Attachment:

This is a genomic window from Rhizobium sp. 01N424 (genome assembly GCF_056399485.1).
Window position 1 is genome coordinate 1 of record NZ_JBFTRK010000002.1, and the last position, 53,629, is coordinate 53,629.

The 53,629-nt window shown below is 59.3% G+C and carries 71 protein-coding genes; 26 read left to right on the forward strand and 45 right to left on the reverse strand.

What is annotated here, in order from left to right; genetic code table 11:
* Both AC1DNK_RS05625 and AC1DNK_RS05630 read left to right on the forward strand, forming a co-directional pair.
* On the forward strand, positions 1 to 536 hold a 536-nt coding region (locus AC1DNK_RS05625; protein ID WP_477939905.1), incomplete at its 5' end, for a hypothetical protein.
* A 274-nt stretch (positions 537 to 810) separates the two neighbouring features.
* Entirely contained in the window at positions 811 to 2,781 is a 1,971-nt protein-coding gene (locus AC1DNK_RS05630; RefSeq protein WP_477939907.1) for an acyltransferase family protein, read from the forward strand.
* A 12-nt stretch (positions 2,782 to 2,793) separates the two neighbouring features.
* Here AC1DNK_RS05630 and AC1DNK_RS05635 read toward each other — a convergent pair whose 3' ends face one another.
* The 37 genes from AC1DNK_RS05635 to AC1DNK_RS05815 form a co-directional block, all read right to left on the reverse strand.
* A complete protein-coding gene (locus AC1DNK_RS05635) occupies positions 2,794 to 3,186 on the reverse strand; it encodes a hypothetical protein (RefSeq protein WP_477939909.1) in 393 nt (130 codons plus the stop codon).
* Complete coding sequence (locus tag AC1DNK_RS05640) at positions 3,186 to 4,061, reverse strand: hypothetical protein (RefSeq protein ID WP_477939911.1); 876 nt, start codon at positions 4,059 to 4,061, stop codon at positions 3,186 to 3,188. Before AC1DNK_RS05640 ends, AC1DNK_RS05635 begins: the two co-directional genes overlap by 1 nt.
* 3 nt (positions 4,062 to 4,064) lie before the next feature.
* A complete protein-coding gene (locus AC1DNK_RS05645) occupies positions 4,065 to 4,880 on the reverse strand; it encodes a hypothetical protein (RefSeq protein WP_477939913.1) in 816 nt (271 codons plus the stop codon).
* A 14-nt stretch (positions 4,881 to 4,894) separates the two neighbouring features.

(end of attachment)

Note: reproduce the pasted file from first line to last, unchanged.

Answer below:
This is a genomic window from Rhizobium sp. 01N424 (genome assembly GCF_056399485.1).
Window position 1 is genome coordinate 1 of record NZ_JBFTRK010000002.1, and the last position, 53,629, is coordinate 53,629.

The 53,629-nt window shown below is 59.3% G+C and carries 71 protein-coding genes; 26 read left to right on the forward strand and 45 right to left on the reverse strand.

What is annotated here, in order from left to right; genetic code table 11:
* Both AC1DNK_RS05625 and AC1DNK_RS05630 read left to right on the forward strand, forming a co-directional pair.
* On the forward strand, positions 1 to 536 hold a 536-nt coding region (locus AC1DNK_RS05625; protein ID WP_477939905.1), incomplete at its 5' end, for a hypothetical protein.
* A 274-nt stretch (positions 537 to 810) separates the two neighbouring features.
* Entirely contained in the window at positions 811 to 2,781 is a 1,971-nt protein-coding gene (locus AC1DNK_RS05630; RefSeq protein WP_477939907.1) for an acyltransferase family protein, read from the forward strand.
* A 12-nt stretch (positions 2,782 to 2,793) separates the two neighbouring features.
* Here AC1DNK_RS05630 and AC1DNK_RS05635 read toward each other — a convergent pair whose 3' ends face one another.
* The 37 genes from AC1DNK_RS05635 to AC1DNK_RS05815 form a co-directional block, all read right to left on the reverse strand.
* A complete protein-coding gene (locus AC1DNK_RS05635) occupies positions 2,794 to 3,186 on the reverse strand; it encodes a hypothetical protein (RefSeq protein WP_477939909.1) in 393 nt (130 codons plus the stop codon).
* Complete coding sequence (locus tag AC1DNK_RS05640) at positions 3,186 to 4,061, reverse strand: hypothetical protein (RefSeq protein ID WP_477939911.1); 876 nt, start codon at positions 4,059 to 4,061, stop codon at positions 3,186 to 3,188. Before AC1DNK_RS05640 ends, AC1DNK_RS05635 begins: the two co-directional genes overlap by 1 nt.
* 3 nt (positions 4,062 to 4,064) lie before the next feature.
* A complete protein-coding gene (locus AC1DNK_RS05645) occupies positions 4,065 to 4,880 on the reverse strand; it encodes a hypothetical protein (RefSeq protein WP_477939913.1) in 816 nt (271 codons plus the stop codon).
* A 14-nt stretch (positions 4,881 to 4,894) separates the two neighbouring features.